I know it’s a pain, but it’s also a good reminder that you should use different passwords for every site you use.

If you really want to be extra careful, then you should consider changing the email address associated with those other accounts, but this is where the trouble might be more than it’s worth.

4. Let your friends know

You don’t have to tell everyone on your contacts list, but email your closest friends and family to tell them that you’ve been hacked, and that they should delete any odd emails that they’ve received from you in the last couple of days.

Most important of all, tell them not to click on any links in those emails! Simply clicking the link might be enough to steal their login details.

5. Do a couple of security scans

One you’ve battened down the hatches, and changed your passwords, do a security scan with your existing anti-virus suite. Here at Ship Shape Computers I recommend Kaspersky Internet Security, which repeatedly comes top of the comparison lists. Deal with any issues as instructed.

Secondly, do a scan with a specialist malware scanner like Malwarebytes Antimalware. This will pick up a lot of things that your antivirus might miss, and will deal with non-virus things too like cookies and adware (software which contains adverts).

6. Update your phone and tablet passwords

Finally, if you’ve changed your passwords for some of your online accounts you’ll need to check any phones, tablets or other computers which use those passwords, and update them to reflect this.

Open the Facebook app, for example, and you’ll likely be told that your password is incorrect. So put in your new one, and do the same for other apps, such as email, Pinterest and Skype.

How to prevent yourself getting into this situation in the first place

How do you end up getting your emails hacked in the first place? And how do you stop it happening again?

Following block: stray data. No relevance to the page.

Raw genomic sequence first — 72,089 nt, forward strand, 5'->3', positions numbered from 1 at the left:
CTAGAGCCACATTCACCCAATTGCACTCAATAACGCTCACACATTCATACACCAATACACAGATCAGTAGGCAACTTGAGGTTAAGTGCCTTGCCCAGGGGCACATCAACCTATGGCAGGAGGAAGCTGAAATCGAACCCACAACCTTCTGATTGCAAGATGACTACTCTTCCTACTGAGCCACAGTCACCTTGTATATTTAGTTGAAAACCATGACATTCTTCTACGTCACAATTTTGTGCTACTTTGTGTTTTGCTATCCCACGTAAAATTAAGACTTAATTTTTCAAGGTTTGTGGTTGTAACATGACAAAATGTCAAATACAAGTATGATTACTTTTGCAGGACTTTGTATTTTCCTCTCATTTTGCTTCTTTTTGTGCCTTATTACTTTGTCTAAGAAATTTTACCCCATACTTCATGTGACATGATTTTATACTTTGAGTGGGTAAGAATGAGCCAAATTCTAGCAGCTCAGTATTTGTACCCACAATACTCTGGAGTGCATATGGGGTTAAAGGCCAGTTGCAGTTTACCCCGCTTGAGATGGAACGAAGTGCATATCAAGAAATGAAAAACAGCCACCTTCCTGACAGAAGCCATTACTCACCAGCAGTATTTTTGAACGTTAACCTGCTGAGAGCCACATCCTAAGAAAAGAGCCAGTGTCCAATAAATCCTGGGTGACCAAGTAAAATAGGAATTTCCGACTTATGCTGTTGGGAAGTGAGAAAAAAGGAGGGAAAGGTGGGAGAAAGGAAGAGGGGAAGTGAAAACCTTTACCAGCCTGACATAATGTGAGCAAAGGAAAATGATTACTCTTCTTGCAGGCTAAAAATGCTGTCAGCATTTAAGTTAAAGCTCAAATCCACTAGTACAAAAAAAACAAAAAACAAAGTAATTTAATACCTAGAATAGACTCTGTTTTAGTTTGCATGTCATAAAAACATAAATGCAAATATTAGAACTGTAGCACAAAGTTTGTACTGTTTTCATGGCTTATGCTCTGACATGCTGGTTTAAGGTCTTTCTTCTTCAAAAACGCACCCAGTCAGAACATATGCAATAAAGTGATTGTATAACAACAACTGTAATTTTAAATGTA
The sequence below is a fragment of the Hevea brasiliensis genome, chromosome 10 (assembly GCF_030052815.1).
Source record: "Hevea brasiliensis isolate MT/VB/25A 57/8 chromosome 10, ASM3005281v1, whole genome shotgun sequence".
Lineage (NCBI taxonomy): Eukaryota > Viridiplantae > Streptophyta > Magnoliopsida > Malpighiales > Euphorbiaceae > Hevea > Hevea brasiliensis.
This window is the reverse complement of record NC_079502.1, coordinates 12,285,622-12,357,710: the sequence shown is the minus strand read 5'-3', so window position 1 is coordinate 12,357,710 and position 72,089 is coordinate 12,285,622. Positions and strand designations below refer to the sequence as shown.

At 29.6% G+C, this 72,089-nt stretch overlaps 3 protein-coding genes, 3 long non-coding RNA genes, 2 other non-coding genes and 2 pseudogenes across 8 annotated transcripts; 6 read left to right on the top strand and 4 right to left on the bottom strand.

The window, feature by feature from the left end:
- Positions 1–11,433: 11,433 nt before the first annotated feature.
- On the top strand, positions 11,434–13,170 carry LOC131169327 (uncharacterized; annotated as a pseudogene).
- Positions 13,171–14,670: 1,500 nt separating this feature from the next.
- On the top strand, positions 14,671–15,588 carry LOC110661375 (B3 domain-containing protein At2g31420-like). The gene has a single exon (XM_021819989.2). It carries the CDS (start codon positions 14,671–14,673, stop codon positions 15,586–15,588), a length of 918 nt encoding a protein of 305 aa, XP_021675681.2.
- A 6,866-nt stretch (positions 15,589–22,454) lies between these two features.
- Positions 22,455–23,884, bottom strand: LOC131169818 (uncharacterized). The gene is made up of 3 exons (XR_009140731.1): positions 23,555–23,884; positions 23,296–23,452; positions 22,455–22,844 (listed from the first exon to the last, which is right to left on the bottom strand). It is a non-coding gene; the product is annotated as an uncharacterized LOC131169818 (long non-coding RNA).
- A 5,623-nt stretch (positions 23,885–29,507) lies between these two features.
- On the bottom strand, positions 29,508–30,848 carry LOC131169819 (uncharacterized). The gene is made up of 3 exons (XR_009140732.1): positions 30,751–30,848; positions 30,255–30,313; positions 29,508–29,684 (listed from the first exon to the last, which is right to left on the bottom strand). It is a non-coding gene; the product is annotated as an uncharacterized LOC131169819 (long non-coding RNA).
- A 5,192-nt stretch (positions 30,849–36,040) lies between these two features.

Well, it’s true that hackers are always coming up with ever more ingenious ways of getting your private information off you. But there are characteristics to look out for.

If you’re ever asked to confirm your log-in details by a site, especially if it comes somewhat out of the blue, check the address in the top bar. Is it definitely the site that appears to be? Be especially careful it’s not something similar but not the same as the site it looks like. Is yahoooh.org.uk asking for your Yahoo password? Or faceb00k.com asking for your facebook.com details? (Note those zeroes – not letter ‘o’s!).

The usual internet safety rules also apply, so avoid opening emails that are from people who you don’t know. Make sure your email program does not automatically load images or other attachments. And certainly never click on any links in suspicious emails.

Ask yourself: was I expecting this email? Is it trying to get me to type in secure details into a website? And if it is, is this something I have requested?

If in doubt, stop! 🙂

And as always, if you’ve any doubts as to whether you’ve been hacked, you can give me a ring and I’ll answer any questions you have over the phone (for free!). If you decide that a more detailed inspection is needed, I can come and do this for you, at your home.

Comments are closed.